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The Right to Remain Silent: Use It or Lose It

What do public figures from Richard Nixon to Martha Stewart all have in common?

They lied.

But, they didn’t lie to just anybody. (I mean that wouldn’t really distinguish them from most other public figures now, would it?). No, they lied to government officials during formal questioning. Thus, they exposed themselves to allegations of perjury, obstructing a government agent, fraud and perhaps much more.

In some jurisdictions, lying about crimes committed by others can make you an accessory after the fact. Conspiracy charges might follow. Even RICO cases can stem from organized collaboration to defraud governmental officials resulting in the obstruction of justice (18 U.S.C. § 1961-1968).

And, for the most part, all these famous folks had to do was listen to their lawyers. Under the Fifth Amendment to the U. S. Constitution, and comparable state constitutional provisions such as Article 1 Section 9 in Washington, we all have a right to remain silent when being questioned by government agents. This is a fundamental right under the Bill of Rights. Right up there with the First Amendment, which lets us say things, the Fifth Amendment lets us not say things.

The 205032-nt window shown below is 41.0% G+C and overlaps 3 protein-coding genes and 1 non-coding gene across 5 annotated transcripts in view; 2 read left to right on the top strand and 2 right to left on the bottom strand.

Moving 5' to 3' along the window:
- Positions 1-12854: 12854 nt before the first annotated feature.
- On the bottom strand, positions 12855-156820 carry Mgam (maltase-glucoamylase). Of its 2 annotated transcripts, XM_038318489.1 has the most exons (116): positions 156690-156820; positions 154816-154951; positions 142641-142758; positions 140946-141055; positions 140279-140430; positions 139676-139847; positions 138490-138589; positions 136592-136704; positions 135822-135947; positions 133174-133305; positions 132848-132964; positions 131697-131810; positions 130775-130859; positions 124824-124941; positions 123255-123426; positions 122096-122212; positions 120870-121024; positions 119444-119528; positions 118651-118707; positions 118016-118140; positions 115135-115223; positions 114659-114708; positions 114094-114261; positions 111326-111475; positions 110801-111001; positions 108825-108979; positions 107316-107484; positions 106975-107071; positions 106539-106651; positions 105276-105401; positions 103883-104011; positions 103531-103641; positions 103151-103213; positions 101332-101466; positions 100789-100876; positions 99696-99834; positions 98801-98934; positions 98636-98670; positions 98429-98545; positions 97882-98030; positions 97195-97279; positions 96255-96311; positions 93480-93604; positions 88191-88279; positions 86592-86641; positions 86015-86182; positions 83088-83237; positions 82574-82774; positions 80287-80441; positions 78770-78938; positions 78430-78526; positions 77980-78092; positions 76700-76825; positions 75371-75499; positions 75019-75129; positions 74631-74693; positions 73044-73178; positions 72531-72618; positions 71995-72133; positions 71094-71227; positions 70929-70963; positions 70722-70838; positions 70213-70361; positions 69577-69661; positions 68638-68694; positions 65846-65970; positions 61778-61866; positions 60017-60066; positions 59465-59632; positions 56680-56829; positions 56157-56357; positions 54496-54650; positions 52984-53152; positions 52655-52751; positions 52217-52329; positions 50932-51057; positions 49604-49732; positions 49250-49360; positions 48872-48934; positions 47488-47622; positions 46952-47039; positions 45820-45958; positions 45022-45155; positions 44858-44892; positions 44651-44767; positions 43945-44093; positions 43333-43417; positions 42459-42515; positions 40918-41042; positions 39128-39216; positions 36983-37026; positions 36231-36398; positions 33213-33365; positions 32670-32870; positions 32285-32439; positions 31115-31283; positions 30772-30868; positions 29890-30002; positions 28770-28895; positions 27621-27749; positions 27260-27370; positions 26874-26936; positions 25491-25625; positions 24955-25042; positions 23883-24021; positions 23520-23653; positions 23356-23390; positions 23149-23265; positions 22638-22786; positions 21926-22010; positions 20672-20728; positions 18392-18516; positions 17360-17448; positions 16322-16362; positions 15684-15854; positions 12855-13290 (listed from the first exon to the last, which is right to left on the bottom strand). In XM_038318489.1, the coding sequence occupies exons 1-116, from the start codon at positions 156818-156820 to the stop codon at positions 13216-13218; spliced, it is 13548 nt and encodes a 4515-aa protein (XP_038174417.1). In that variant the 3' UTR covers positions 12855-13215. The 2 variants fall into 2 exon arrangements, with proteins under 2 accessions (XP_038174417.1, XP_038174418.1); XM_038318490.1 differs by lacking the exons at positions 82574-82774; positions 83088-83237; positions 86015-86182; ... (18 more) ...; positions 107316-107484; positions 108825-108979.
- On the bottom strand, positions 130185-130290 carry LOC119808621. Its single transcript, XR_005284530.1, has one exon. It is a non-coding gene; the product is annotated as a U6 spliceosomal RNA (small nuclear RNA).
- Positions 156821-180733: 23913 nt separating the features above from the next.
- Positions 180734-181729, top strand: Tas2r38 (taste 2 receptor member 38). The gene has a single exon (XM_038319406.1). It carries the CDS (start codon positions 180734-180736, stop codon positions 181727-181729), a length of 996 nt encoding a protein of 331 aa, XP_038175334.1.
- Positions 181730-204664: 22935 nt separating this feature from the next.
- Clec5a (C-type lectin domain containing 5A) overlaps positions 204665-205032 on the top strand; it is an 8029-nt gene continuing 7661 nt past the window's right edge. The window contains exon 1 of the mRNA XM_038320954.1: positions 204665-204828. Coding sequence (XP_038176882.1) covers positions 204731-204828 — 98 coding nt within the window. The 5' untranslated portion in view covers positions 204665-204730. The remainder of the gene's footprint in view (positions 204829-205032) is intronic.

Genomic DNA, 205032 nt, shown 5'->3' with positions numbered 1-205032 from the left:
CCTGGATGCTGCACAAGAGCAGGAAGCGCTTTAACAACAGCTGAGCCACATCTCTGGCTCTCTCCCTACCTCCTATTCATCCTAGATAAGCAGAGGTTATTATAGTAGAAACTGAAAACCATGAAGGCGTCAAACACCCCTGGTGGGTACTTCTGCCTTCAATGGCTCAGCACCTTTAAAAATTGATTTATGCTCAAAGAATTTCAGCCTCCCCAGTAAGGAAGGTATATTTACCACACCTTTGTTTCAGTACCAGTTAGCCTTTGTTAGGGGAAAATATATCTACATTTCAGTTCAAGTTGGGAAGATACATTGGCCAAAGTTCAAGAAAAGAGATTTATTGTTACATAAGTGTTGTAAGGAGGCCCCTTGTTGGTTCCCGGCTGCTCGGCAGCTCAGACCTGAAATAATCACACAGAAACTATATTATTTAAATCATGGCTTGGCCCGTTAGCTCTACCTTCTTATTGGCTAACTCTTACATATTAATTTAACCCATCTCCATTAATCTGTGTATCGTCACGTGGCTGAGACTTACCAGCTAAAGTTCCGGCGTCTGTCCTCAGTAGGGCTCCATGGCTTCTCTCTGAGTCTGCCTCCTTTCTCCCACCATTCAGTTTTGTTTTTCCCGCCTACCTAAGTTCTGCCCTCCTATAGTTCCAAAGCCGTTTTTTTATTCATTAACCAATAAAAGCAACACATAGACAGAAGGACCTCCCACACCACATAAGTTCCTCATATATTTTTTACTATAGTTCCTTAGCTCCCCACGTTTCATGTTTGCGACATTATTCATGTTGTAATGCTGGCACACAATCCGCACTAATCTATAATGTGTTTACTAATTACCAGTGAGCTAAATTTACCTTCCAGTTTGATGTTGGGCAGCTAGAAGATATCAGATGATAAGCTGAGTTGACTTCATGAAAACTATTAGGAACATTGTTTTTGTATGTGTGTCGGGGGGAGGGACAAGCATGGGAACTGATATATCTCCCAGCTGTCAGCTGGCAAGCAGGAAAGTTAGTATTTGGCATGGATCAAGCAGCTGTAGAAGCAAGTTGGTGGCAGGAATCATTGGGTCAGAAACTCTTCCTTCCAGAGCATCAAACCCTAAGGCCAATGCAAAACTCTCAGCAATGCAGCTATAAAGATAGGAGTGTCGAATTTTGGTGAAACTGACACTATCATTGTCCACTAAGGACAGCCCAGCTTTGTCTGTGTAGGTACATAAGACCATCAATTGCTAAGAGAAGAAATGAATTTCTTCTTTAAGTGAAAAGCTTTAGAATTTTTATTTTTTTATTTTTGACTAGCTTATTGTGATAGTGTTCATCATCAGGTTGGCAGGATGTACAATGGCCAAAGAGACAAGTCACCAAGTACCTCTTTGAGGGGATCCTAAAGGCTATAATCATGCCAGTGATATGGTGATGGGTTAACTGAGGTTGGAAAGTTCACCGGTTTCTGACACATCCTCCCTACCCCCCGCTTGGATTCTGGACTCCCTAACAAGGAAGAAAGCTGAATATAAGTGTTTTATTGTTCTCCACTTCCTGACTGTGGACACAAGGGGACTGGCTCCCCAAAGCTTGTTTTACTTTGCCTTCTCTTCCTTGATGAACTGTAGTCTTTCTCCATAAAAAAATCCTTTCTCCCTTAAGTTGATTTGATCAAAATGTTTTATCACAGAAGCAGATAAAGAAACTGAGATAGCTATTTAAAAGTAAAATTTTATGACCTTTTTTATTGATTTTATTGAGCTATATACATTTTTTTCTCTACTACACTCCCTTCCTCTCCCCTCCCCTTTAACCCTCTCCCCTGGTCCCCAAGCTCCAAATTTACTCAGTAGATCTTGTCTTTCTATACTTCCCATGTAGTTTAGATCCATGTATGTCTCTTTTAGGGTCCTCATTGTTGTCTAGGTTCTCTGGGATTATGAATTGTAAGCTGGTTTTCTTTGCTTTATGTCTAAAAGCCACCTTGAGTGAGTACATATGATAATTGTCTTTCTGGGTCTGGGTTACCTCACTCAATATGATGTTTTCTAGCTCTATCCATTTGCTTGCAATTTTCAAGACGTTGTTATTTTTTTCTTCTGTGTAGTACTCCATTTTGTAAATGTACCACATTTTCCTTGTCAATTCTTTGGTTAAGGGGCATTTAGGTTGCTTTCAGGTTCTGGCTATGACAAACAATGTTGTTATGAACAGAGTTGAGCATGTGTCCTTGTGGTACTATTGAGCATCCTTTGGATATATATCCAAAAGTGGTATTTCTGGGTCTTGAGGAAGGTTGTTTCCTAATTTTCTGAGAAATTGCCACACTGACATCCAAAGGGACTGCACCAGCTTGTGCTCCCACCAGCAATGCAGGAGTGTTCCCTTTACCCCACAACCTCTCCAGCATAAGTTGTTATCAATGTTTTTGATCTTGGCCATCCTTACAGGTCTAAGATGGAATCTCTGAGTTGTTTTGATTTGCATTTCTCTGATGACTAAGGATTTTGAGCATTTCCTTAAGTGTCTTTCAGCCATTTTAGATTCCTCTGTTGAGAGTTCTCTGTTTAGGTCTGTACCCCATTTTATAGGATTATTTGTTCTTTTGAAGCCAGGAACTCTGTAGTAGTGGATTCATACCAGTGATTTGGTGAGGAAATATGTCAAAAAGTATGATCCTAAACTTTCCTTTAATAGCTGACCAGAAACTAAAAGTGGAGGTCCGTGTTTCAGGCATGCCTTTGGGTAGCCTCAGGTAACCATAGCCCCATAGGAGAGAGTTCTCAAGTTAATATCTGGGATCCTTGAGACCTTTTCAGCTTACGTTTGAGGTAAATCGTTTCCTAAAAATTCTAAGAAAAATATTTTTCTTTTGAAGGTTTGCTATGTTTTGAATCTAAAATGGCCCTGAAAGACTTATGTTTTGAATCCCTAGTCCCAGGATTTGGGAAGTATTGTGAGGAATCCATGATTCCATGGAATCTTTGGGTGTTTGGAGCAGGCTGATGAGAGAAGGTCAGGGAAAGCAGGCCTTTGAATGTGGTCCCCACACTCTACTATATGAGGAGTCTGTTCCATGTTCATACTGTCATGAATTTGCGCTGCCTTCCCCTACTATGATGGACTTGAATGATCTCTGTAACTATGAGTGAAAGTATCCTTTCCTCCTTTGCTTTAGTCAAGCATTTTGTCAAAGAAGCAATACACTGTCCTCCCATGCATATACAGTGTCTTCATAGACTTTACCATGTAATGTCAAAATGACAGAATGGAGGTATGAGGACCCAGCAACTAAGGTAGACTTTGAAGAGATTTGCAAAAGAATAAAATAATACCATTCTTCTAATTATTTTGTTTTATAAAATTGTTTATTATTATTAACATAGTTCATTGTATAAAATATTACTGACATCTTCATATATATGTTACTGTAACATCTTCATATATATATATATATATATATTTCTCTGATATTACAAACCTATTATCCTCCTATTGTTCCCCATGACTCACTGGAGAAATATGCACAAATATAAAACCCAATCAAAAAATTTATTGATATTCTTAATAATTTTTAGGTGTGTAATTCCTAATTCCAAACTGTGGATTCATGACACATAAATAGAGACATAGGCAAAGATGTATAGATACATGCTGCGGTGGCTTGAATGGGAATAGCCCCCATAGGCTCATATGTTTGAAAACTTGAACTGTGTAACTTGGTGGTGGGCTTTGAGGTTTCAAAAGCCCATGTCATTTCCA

This past week alone we saw two perfect examples of public figures who had been led by their agents or political advisors, not their criminal defense attorneys: Roger Clemens and Rod Blagojevich. An experienced criminal defense attorney knows that it is easy to try to talk your way out of something. It is hard to remain silent in the face of public pressure. But it’s not just public officials; ordinary citizens face the same dilemma every day.

Many of us studied the famous Milgram experiments in college. The ones where ‘normal’ college kids were cajoled into shocking imaginary victims, motivated by nothing more than the fact that the experimenters wore white lab coats, making them appear as authority figures. We naturally defer to authority.

So, when a police officer pulls you over for a traffic stop, you naturally want to talk your way out of it. My advice? Remain silent. Easy for me to say, I know. However, no matter what, never lie. “It is better to remain silent and be thought the fool than speak and remove all doubt.” – Abraham Lincoln.

In the next several installments, we explore how two public figures recently ‘removed all doubt’ all the way to possible prison terms…